Part of the Global Perspectives on War and Peace Collection. January 30, 1991. In New York City, demonstrators march in protest of the media coverage of the Persian Gulf War.
0:00Copy video clip URL From Rockefeller Center in New York, Skip Blumberg begins his coverage of the demonstration by covering the media coverage of the event, asking other camerapeople who they work for and whether the story is going to make it on the air.
2:29Copy video clip URL Betty Aberlin of “Mr. Rogers’ Neighborhood” is handing out information about ways to ensure that the press is honest and distinct from the government. She comments on her role in this protest, coming from her position as a television celebrity. “When people ask me what Mr. Rogers is like, I joke and say he’s kind of like the flip side of Big Brother. When a child comes home, if there’s no adults home, there’s a kindly electronic gentleman telling everyone that they’re special… When I see our president, and this is a personal view, playing Mr. Rogers in his talk of a kinder, gentler I-don’t-know-what or his talk of the darndest search and destroy mission, I must say the resemblance is a little too close for comfort.”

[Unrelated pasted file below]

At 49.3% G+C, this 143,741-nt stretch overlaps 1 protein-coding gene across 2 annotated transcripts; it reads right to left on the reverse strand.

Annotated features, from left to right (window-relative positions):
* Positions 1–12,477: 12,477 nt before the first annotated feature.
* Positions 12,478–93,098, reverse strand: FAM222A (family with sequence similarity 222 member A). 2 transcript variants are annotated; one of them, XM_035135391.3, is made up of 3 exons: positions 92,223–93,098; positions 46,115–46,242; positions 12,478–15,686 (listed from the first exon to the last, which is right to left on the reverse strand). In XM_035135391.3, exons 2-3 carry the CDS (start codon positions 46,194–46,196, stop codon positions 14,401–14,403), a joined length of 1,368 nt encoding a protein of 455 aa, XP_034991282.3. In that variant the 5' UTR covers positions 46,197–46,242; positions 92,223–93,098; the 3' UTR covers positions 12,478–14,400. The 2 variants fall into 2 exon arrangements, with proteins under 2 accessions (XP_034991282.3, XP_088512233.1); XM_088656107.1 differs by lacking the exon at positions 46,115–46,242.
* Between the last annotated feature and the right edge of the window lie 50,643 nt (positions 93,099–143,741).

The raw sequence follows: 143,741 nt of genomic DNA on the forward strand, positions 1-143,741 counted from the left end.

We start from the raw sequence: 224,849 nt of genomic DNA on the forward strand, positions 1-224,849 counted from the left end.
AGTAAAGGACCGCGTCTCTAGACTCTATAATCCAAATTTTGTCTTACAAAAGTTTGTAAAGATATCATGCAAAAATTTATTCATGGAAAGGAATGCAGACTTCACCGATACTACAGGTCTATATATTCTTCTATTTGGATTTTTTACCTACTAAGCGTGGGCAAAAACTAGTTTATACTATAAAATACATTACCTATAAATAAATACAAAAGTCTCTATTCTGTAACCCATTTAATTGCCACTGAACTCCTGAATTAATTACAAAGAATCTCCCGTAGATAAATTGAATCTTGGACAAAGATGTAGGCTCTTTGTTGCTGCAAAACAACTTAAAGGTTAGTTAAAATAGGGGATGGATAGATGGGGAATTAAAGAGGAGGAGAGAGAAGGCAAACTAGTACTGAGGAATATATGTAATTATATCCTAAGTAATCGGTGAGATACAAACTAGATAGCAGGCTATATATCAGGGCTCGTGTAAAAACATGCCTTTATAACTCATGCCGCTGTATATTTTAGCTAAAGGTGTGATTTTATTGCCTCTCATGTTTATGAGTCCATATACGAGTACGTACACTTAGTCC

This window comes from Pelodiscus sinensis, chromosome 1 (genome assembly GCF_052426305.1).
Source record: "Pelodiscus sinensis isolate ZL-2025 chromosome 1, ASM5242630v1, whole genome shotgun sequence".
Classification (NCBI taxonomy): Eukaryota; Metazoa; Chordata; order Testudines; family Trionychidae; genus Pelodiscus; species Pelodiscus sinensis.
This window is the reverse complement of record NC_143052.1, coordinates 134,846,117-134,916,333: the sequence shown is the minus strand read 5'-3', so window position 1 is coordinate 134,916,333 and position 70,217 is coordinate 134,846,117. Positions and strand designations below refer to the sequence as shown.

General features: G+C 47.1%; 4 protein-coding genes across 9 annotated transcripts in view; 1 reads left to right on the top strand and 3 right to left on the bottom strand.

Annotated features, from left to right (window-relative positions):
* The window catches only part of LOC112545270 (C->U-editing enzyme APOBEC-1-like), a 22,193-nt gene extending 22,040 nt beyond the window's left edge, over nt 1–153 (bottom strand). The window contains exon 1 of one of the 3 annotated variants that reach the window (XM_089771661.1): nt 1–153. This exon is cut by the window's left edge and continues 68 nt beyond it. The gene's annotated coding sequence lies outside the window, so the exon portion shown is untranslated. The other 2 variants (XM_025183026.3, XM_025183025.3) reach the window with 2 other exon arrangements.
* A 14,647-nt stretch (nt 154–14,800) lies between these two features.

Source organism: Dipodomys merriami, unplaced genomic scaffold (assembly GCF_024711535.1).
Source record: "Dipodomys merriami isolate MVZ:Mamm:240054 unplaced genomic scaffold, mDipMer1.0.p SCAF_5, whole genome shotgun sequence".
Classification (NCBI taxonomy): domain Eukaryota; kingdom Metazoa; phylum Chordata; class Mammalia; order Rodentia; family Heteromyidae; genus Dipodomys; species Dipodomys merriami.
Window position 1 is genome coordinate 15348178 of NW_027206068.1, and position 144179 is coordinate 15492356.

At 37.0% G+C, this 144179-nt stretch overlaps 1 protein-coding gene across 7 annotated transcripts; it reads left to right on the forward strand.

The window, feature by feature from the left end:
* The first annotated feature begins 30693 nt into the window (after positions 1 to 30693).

5:07Copy video clip URL People march down the street, banging drums. One woman comments, “I think it’s kind of ironic that we’re trying to get media coverage while we’re protesting the media, but this is the sort of stuff that’s not making the news.” She goes on to say that the news media is giving out the impression that only small fringe groups oppose the war in the Persian Gulf, but in actuality, much of mainstream America is against it.
5:48Copy video clip URL The protest gathers in front of CBS. Bill Schaap of “Lies of Our Times” magazine talks about the simplistic nature of television news and how “television news is distorted and shaped to fit the establishment.”
8:10Copy video clip URL Protesters yell in front of ABC, holding signs saying “Cover this march!”
8:57Copy video clip URL Poet Allen Ginsberg, on his way to a birthday party, comments about the television news media over the noise of the street demonstration.